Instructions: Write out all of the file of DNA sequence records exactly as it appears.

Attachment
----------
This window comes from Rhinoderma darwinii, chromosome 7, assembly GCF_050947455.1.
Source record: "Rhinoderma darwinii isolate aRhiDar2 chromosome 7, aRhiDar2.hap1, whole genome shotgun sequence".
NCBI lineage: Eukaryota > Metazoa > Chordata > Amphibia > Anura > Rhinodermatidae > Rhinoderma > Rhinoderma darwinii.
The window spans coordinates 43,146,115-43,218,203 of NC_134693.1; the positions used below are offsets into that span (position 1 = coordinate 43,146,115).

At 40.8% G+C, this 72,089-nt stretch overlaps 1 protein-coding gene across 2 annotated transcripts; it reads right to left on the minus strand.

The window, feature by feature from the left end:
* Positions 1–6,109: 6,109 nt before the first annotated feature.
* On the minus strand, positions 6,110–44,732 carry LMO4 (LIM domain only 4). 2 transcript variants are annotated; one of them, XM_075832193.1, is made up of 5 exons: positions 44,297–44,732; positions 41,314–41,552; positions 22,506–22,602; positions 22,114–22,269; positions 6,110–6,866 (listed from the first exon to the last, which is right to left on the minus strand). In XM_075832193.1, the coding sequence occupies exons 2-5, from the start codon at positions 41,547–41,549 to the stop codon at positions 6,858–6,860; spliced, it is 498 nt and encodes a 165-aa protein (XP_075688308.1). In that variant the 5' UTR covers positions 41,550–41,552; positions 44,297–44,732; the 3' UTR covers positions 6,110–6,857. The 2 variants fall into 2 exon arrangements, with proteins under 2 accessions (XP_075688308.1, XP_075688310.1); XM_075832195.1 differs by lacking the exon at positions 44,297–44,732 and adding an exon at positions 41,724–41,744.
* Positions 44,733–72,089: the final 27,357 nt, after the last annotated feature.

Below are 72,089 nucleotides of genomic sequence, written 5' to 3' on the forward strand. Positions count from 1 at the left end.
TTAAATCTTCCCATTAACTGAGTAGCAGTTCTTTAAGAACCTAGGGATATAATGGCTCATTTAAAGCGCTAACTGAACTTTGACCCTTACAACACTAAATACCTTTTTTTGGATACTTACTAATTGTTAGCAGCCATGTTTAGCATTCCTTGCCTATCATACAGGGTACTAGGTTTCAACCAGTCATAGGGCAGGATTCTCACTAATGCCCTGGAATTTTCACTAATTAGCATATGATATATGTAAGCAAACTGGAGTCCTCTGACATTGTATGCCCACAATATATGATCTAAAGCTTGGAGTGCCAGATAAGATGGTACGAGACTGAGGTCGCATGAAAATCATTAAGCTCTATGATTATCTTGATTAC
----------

This window comes from Rhinoderma darwinii, chromosome 7, assembly GCF_050947455.1.
Source record: "Rhinoderma darwinii isolate aRhiDar2 chromosome 7, aRhiDar2.hap1, whole genome shotgun sequence".
NCBI lineage: Eukaryota > Metazoa > Chordata > Amphibia > Anura > Rhinodermatidae > Rhinoderma > Rhinoderma darwinii.
The window spans coordinates 43,146,115-43,218,203 of NC_134693.1; the positions used below are offsets into that span (position 1 = coordinate 43,146,115).

At 40.8% G+C, this 72,089-nt stretch overlaps 1 protein-coding gene across 2 annotated transcripts; it reads right to left on the minus strand.

The window, feature by feature from the left end:
* Positions 1–6,109: 6,109 nt before the first annotated feature.
* On the minus strand, positions 6,110–44,732 carry LMO4 (LIM domain only 4). 2 transcript variants are annotated; one of them, XM_075832193.1, is made up of 5 exons: positions 44,297–44,732; positions 41,314–41,552; positions 22,506–22,602; positions 22,114–22,269; positions 6,110–6,866 (listed from the first exon to the last, which is right to left on the minus strand). In XM_075832193.1, the coding sequence occupies exons 2-5, from the start codon at positions 41,547–41,549 to the stop codon at positions 6,858–6,860; spliced, it is 498 nt and encodes a 165-aa protein (XP_075688308.1). In that variant the 5' UTR covers positions 41,550–41,552; positions 44,297–44,732; the 3' UTR covers positions 6,110–6,857. The 2 variants fall into 2 exon arrangements, with proteins under 2 accessions (XP_075688308.1, XP_075688310.1); XM_075832195.1 differs by lacking the exon at positions 44,297–44,732 and adding an exon at positions 41,724–41,744.
* Positions 44,733–72,089: the final 27,357 nt, after the last annotated feature.

Below are 72,089 nucleotides of genomic sequence, written 5' to 3' on the forward strand. Positions count from 1 at the left end.
TTAAATCTTCCCATTAACTGAGTAGCAGTTCTTTAAGAACCTAGGGATATAATGGCTCATTTAAAGCGCTAACTGAACTTTGACCCTTACAACACTAAATACCTTTTTTTGGATACTTACTAATTGTTAGCAGCCATGTTTAGCATTCCTTGCCTATCATACAGGGTACTAGGTTTCAACCAGTCATAGGGCAGGATTCTCACTAATGCCCTGGAATTTTCACTAATTAGCATATGATATATGTAAGCAAACTGGAGTCCTCTGACATTGTATGCCCACAATATATGATCTAAAGCTTGGAGTGCCAGATAAGATGGTACGAGACTGAGGTCGCATGAAAATCATTAAGCTCTATGATTATCTTGATTAC